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30 Second Wine Tasting Tip:
Short-term cellaring

Think of a wine cellar, and chances are you'll visualize an ancient bottle, covered with dust and festooned with cobwebs. The purpose of "cellaring," after all, is to allow a young wine many years or even decades to reach the full glory of its maturity ... isn't it?

Well, not always.

As I've often pointed out before, only a fraction of all the world's wines will improve with aging. Many wines are never better than the day they're bottled, and have noplace to go but downhill as their fresh fruit and flavor fades.

And then there's the category we'll consider today: Some wines - and this group includes some very good values - stand to gain flavor interest with a relatively short time in the bottle, and may be worth putting aside in a safe place for six months to a year or two to see what happens as they develop.

Wines in this class may seem harsh, tannic or one-dimensional when they're first released, but their rough edges begin to smooth and mellow in months, not years, so they're worth holding for a relatively short time. And, while it's always good to keep your wines under the best cellar conditions available, an ideal 55F (13C) environment is not as critical for short-term storage as it is for wines to be held for a decade or more.

One of my favorite "alternative" red-wine grapes, Mourvedre (also known as Monastrell in Spain and, occasionally, Mataro in Australia and California), often makes wine that is a prime candidate for this kind of short-term cellaring.

To test this theory, I recently re-visited an $8 Spanish Monastrell that I had rated as one of last year's best values after tasting it in June. At the time of that first tasting, I used it as an illustration of a young wine that would benefit from "breathing" in the glass to open up its tight and tannic aromas and flavors.

Just over six months later, I find that relatively brief aging in the bottle has accomplished a similar purpose. Although my notes from yesterday's tasting are quite similar to my observations of this same wine last June 29, it's clear that evolution is occurring. The wine remains dark, almost black in color and still shows a good mix of berry fruit and earthy nuances on the nose and palate. But the wine's tannins seem softer and less harsh this winter, and the simple herbal aromas of June have evolved into more mature scents of toast and coffee. It's still a remarkable wine and one of the best values on the shelf, and well-worth seeking out either in this 1999 vintage or more recent releases.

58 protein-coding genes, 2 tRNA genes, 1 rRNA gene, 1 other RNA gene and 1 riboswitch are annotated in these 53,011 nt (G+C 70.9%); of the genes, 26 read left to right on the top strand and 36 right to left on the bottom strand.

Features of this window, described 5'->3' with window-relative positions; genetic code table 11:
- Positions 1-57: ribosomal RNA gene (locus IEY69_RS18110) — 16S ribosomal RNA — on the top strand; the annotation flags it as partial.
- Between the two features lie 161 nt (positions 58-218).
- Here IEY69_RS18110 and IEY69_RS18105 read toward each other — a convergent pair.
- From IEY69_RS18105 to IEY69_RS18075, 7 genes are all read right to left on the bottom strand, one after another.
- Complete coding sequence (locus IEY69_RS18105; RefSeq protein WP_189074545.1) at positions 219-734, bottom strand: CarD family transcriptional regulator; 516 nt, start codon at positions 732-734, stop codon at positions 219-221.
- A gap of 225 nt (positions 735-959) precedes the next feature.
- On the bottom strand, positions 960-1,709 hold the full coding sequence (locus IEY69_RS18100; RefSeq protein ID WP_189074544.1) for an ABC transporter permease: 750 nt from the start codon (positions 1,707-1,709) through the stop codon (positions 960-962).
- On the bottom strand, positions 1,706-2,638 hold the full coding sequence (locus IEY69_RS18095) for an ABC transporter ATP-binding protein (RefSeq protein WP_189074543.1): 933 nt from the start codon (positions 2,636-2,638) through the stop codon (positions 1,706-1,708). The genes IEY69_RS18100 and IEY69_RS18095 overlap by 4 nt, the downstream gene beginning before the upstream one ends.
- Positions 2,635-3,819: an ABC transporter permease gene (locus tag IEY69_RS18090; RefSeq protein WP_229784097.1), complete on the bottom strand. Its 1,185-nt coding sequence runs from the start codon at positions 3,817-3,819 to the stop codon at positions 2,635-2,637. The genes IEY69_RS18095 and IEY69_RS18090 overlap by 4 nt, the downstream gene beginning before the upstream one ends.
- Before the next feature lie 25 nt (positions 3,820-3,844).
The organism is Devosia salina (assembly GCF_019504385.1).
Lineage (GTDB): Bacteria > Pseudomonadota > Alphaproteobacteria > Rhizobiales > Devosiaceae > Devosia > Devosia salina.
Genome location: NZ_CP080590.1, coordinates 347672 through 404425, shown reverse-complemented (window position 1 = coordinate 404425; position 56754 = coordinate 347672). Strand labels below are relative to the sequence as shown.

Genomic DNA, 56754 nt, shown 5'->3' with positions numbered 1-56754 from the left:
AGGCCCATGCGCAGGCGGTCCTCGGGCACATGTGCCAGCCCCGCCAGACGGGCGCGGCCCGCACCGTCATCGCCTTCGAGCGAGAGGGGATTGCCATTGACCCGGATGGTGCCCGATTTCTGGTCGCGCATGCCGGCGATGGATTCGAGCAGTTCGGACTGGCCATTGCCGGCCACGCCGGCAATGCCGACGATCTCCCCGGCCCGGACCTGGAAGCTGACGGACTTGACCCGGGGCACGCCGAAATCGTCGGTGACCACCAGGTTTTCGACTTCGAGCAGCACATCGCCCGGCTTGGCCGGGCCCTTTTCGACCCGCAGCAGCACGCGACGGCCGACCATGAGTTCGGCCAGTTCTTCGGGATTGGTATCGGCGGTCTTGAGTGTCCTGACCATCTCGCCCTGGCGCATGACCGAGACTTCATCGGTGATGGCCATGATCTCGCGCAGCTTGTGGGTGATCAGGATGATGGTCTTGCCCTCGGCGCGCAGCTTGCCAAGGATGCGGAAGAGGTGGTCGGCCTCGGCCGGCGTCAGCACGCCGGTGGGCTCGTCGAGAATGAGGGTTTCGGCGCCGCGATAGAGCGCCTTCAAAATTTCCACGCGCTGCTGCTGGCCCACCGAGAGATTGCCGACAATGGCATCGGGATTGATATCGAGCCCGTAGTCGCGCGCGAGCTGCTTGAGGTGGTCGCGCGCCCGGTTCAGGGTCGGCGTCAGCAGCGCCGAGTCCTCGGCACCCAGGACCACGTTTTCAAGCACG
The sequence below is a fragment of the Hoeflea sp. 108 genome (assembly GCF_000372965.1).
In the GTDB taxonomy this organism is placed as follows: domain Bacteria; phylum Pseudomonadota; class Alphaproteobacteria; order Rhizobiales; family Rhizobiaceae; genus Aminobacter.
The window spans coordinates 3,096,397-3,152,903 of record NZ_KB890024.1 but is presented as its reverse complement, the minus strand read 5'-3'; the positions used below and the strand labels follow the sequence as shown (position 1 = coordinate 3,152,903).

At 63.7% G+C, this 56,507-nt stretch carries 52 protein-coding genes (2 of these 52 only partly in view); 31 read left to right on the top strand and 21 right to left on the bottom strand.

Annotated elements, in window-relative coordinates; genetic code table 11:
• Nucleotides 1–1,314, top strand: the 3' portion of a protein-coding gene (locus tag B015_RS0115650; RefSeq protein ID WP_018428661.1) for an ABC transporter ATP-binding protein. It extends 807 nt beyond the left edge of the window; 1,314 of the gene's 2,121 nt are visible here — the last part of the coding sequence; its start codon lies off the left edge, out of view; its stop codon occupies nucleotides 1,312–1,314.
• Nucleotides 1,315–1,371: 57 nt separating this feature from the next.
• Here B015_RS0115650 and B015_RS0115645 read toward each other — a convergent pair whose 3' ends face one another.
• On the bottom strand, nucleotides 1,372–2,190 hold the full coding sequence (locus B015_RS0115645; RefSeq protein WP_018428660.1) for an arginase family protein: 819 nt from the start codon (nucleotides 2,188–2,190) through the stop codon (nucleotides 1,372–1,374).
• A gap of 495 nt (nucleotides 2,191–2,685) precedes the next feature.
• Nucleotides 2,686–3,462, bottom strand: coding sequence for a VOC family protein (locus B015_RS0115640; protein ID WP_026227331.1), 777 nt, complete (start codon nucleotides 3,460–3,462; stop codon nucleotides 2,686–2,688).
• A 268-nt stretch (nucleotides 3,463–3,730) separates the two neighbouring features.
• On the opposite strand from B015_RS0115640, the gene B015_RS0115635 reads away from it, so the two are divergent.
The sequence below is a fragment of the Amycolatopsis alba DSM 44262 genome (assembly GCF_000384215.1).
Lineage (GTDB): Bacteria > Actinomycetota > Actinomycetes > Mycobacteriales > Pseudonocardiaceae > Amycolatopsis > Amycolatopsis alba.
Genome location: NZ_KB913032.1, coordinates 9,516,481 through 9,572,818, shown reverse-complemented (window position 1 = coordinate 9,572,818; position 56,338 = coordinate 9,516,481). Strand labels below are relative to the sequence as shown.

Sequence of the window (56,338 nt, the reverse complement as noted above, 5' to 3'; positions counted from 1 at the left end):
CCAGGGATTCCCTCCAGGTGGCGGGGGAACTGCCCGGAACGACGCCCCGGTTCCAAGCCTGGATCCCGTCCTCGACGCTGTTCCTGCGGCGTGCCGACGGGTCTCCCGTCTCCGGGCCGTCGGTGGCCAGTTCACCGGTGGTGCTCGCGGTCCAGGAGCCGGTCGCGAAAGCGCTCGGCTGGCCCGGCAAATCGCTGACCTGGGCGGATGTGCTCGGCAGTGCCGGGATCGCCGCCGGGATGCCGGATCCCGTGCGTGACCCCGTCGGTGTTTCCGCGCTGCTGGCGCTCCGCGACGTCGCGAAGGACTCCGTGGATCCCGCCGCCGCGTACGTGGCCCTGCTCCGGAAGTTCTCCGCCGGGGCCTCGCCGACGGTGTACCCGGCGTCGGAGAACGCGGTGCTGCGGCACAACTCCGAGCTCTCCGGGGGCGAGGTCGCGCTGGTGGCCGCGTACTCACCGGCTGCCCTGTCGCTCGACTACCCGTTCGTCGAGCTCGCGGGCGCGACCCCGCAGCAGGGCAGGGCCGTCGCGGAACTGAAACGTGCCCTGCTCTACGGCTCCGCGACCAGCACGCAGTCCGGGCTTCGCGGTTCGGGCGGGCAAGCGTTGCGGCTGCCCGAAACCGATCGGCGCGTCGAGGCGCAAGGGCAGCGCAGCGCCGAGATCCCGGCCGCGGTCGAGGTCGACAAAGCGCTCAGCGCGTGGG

My tasting notes are below. For my full list of best wine values of 2001 (featured in last Wednesday's Wine Advisor Express), see http://www.wineloverspage.com/qpr/index.shtml.

What do you think? Join in a discussion on this and other topics in our interactive Wine Lovers' Discussion Group at http://www.wineloverspage.com/cgi-bin/sb/index.cgi?fn=1. Or send E-mail to wine@wineloverspage.com. I regret that the growing circulation of the "Wine Advisor" makes it difficult for me to reply individually to every note. But I'll respond to as many as I can and do my best to address specific questions. Please be assured that all your input helps me do a better job of writing about wine.

Please tell your wine-loving friends about The 30 Second Wine Advisor, and invite them to register for their own free subscription at http://www.wineloverspage.com/wineadvisor.

30 Second Tasting Notes:
Bargain from Spain
Casa Castillo Casa Castillo 1999 Jumilla Monastrell ($7.99)
Inky dark garnet, almost black; earthy black fruit with pleasant nuances of toast and coffee. Ripe and full berry fruit flavor, tart and softly tannic. Good fruit, good structure, seems ageworthy - remarkable value. U.S. importer: Cutting Edge Selections, Cincinnati. (Jan. 6, 2002)